Last Wednesday,  Oct. 6, the University of Maine at Machias held its first rebranding event, where it was announced UMM’s traditional green color will be changed to blue and the school will adopt the UMaine black bear as the Machias mascot.  

    Faculty, staff, and students were invited to join each other on the UMM mall for a barbecue with food, free t-shirts with UMaine colors they’ll share starting next fall, and an opportunity to see a special visitor, UMaine mascot Bananas the Black Bear.

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  14. Local cross country moment warms hearts nationwide

    by Sarah Craighead Dedmon

    A quiet gesture of respect between two high school runners has gone viral in the best possible way. After watching Orono high school athlete Ruth White present her 1st place medal to Washington Academy senior Noah Carver, Cindy Moore-Rossi says she wiped a tear from her eye. Then, she wrote a post that has been shared coast to coast more than 200 times, by individuals and by news agencies.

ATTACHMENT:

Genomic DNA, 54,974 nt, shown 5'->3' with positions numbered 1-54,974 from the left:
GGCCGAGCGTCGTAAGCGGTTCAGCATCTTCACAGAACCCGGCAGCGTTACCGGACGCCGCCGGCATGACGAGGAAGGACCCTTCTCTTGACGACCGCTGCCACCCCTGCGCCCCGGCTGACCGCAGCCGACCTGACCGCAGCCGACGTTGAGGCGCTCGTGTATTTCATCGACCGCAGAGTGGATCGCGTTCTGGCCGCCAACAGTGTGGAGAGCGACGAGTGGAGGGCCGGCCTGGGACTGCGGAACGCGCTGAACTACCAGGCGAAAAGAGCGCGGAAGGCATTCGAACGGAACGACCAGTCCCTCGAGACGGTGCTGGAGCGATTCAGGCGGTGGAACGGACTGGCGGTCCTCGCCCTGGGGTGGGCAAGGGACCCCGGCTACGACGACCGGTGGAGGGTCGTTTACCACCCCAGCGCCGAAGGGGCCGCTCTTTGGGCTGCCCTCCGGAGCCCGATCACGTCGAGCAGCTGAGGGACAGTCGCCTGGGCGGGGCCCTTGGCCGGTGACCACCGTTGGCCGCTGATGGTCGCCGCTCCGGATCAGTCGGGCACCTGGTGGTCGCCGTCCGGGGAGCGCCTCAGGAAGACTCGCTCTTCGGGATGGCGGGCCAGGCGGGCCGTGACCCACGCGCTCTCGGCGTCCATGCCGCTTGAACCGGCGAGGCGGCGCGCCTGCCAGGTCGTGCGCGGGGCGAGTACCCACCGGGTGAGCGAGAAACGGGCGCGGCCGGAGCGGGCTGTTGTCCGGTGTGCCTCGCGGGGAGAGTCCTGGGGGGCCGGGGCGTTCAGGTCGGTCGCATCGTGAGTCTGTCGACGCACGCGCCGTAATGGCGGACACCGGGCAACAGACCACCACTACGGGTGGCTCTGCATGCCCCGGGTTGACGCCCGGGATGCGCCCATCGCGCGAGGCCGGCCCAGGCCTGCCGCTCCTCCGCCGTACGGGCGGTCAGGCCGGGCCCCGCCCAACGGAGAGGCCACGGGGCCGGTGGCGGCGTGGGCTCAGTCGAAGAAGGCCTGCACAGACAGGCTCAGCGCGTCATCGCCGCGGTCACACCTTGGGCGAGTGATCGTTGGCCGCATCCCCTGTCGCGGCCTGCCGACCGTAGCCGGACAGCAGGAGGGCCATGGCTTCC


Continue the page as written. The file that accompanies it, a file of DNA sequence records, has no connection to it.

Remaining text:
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  15. Moosabec school boards consider workplace bullying policy

    by Nancy Beal

    At Jonesport and Beals Elementary School board meetings last week (Oct. 6), Superintendent Lewis Collins presented each three-person panel with a workplace bullying policy — separate and in addition to a previously approved student bullying protocol — made necessary, he explained, by a new state law. The nine-member board governing Jonesport-Beals High School will take up the matter at its meeting this week (5 p.m., Wednesday, Oct. 13 in the high school library).

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  16. Shah: COVID shots ‘biggest bang for the public buck’

    by Ruth Leubecker